There are two methods around this problem. You can either decrease the amount of hydrolyzed proteins by replacing this amount with whey isolates (another faster acting protein), or find a way to cover up the taste. You will have to see what will work best for you and your puke reflex. I personally use the first method. It works well, tastes good, and is a little more cost effective. A friend of mine forgets about the maltodextrin and adds this amount of powdered sports drinks to cover up the bitter taste of the hydrolyzed whey. Tastes good and seems to work well. In this case, you would definitely want to make sure you have the dextrose, maybe even a little extra.

Fructose, which is often used in these sports drink products, is ingested more slowly through facilitated transport, apparently has an ingestion limit somewhere around 60%, and usually shows signs of gastrointestinal distress at levels around 50 [16, 21]. Glucose, when ingested simultaneously with fructose, seems to accelerate the rate of fructose absorption and raises the level needed to cause the gastrointestinal distress [16, 21].

High octane kickers!

The above formula will work well by itself, but adding the following kickers can possibly knock your recovery and growth to another level.

5-10 grams of Branched Chain Amino Acids and Glutamine.

This includes 3-5 grams of BCAA and/or 3-5 grams of glutamine. All four of these amino acids are essential to muscular growth but their inclusion into this mixture goes beyond this. First, during exercise, they may be used to create energy by the working muscle cells thus increasing the body's need for them post-exercise. Secondly, BCAAs are not regulated by the liver and pass directly into circulation for quick use in muscle protein synthesis [9]. Lastly, added glutamine can result in many benefits that are all needed post exercise. Glutamine is essential in the transport of nitrogen, excretion of ammonia as the result of gluconeogenesis, and is used for energy by the immune system and intestinal cells [9]. Each of these systems is taxed as the result of strenuous activities so their inclusion may be beneficial.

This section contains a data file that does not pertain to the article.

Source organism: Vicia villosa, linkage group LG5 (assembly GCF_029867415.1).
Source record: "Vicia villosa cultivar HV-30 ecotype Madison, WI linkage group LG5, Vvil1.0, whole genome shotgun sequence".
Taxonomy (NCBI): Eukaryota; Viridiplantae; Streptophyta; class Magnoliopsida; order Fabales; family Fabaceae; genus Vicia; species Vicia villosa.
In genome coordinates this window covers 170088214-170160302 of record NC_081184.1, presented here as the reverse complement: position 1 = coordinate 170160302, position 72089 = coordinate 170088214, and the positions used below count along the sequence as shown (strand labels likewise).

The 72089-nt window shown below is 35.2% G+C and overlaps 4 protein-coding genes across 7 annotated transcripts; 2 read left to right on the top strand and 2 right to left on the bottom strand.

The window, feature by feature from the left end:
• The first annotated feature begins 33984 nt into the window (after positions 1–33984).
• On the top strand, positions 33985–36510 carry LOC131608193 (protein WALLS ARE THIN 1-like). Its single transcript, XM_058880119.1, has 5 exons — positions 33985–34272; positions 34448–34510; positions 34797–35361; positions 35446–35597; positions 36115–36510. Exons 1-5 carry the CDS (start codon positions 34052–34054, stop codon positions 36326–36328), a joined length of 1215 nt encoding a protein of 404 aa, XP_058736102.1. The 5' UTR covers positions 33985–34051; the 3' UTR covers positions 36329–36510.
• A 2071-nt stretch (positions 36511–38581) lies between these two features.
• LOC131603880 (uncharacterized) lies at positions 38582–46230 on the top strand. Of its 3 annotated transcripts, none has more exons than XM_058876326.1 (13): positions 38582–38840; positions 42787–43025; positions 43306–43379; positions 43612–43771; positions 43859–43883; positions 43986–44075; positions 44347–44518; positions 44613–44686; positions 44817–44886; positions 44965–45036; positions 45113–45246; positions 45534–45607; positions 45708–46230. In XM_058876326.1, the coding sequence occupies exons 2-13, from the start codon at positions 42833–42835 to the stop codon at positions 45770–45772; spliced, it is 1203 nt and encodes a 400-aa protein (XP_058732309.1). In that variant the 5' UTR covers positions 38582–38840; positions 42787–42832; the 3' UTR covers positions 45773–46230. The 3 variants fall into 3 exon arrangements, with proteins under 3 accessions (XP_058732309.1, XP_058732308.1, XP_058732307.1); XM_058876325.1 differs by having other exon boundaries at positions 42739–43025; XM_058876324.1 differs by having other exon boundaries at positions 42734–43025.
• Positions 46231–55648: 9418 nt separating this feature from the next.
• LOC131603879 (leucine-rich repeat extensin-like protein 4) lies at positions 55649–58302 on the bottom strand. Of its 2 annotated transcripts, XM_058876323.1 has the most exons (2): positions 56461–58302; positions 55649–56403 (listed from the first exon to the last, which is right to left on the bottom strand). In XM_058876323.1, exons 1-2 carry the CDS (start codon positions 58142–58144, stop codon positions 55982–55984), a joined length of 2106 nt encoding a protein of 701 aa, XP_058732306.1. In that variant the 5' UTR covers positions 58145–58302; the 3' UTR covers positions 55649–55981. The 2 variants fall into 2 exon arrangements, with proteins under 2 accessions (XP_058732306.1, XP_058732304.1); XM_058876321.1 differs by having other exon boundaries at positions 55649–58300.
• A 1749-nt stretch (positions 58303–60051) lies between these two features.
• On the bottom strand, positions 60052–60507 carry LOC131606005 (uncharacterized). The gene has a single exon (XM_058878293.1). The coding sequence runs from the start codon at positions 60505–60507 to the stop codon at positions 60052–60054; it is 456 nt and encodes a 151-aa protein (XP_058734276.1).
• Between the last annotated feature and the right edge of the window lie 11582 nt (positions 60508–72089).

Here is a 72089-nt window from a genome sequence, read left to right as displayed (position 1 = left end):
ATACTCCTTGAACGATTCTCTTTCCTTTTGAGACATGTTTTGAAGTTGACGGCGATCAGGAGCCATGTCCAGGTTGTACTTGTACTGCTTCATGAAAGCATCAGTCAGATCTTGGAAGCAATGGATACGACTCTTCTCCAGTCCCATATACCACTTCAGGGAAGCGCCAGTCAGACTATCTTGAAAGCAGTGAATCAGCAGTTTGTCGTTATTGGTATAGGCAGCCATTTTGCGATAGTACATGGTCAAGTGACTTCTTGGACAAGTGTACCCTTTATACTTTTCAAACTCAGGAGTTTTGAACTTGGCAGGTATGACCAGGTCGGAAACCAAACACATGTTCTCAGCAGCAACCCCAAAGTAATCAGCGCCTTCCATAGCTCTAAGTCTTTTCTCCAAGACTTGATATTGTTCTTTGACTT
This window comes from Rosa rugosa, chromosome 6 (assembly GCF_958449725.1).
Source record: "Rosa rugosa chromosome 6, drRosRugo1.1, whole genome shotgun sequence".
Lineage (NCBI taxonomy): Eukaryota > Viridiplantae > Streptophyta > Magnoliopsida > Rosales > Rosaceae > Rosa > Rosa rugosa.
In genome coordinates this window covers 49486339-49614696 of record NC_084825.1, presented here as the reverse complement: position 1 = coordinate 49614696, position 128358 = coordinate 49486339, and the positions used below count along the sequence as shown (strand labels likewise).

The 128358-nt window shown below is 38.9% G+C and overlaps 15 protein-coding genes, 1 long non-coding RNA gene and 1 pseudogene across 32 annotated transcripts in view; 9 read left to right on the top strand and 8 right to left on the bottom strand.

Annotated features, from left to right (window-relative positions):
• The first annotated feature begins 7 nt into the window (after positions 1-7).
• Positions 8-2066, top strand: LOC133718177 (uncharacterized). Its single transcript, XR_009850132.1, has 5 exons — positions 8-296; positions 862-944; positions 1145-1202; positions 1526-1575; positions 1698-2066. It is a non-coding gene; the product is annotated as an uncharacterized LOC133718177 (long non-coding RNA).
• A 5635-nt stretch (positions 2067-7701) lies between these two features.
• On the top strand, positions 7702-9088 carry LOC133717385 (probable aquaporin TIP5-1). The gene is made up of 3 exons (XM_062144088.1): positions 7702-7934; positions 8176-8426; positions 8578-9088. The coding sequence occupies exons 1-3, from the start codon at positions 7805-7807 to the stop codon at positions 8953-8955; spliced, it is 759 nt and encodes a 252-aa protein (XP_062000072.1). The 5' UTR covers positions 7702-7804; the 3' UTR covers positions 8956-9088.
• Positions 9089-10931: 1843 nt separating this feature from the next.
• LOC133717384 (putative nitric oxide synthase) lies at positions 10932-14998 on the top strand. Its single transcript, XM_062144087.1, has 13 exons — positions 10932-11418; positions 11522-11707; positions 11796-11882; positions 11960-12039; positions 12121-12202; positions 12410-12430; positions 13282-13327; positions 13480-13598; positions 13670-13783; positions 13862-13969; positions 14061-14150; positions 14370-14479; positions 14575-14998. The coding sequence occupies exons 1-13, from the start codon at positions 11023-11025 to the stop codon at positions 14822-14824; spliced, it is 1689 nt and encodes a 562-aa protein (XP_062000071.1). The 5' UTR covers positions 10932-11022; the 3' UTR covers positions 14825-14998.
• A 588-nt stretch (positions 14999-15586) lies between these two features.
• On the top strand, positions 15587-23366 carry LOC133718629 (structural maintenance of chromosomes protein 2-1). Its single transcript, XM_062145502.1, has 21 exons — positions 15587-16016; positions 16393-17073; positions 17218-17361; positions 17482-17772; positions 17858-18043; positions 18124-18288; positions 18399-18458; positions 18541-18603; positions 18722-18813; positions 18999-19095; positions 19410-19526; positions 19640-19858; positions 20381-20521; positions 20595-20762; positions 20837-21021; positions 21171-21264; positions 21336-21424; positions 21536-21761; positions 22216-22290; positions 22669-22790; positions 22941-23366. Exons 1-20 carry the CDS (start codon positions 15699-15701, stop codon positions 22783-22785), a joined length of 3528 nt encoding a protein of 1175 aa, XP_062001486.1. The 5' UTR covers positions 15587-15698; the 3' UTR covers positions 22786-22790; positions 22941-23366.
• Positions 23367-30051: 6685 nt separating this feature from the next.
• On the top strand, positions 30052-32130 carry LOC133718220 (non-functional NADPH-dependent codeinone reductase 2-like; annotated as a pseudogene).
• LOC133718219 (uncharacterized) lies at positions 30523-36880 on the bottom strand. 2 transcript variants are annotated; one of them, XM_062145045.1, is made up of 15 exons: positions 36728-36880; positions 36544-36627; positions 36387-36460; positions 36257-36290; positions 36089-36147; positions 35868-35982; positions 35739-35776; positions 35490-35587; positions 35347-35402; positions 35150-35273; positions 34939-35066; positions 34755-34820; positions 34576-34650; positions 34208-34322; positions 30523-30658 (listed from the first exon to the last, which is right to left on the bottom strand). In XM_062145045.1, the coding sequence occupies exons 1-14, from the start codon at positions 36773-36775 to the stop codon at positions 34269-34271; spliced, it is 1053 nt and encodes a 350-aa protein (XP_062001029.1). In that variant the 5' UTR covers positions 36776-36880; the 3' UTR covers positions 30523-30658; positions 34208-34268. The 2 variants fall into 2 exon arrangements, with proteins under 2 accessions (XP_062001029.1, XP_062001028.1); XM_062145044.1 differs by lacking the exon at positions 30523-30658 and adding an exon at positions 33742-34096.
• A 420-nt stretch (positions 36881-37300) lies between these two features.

3-5 grams of creatine monohydrate.

The benefits of this supplement are well documented and most if not all of you are familiar with its benefits and uses by now. The synergistic results of the other ingredients make this an ideal deliverer of creatine.

Recap

0.8-1.0 g/kg of a 50/50 blend of dextrose and maltodextrin
0.4-0.6 g/kg of hydrolyzed whey protein or a blend of this and a whey isolate (a minimum of 50% hydrolyzed whey)
3-5 grams of BCAA
3-5 grams of glutamine
3-5 grams of creatine monohydrate.
*Drink ½ of this mixture pre (less than 15 minutes before exercise) and/or during your workout. Because of decreased gastric emptying during moderate to high intensity exercise, it has been hypothesized that during exercise supplements should be kept to a solution of 10% concentration or less (Anataraman et al. 1995). This means that a during exercise supplement will need to be mixed in 1-2 liters of water. That is a lot of fluid to drink during a 45-60 minute workout. If it is a little more concentrated, the results will probably not be affected much, so you need to see what is going to work for you.



Conclusion


All of these ingredients are readily available very inexpensively from many supplement suppliers. The o­nly work you have to put in is using the scoops provided and dumping from 2-3 containers into your shaker cup. You can easily save about 50-80% off the cost of many supplements out there marketed for this type of situation. You do not have to be exact o­n your measurements either. All you need is to be at least in the recommended range or possibly a little over.

Do a little research o­n the web and find the quality supplier with affordable prices. Remember that many of the supplement companies want you to be amazed by the ingredients they put in. See how many of them put glucose o­n the label instead of dextrose. Dextrose is corn sugar and almost every natural foods store, as well as beer homebrew shops, will have it and maltodextrin o­n their shelves. You will be surprised at how much you pay for the containers and marketing. The following is a list of what you should expect to pay, at MOST, for the main ingredients: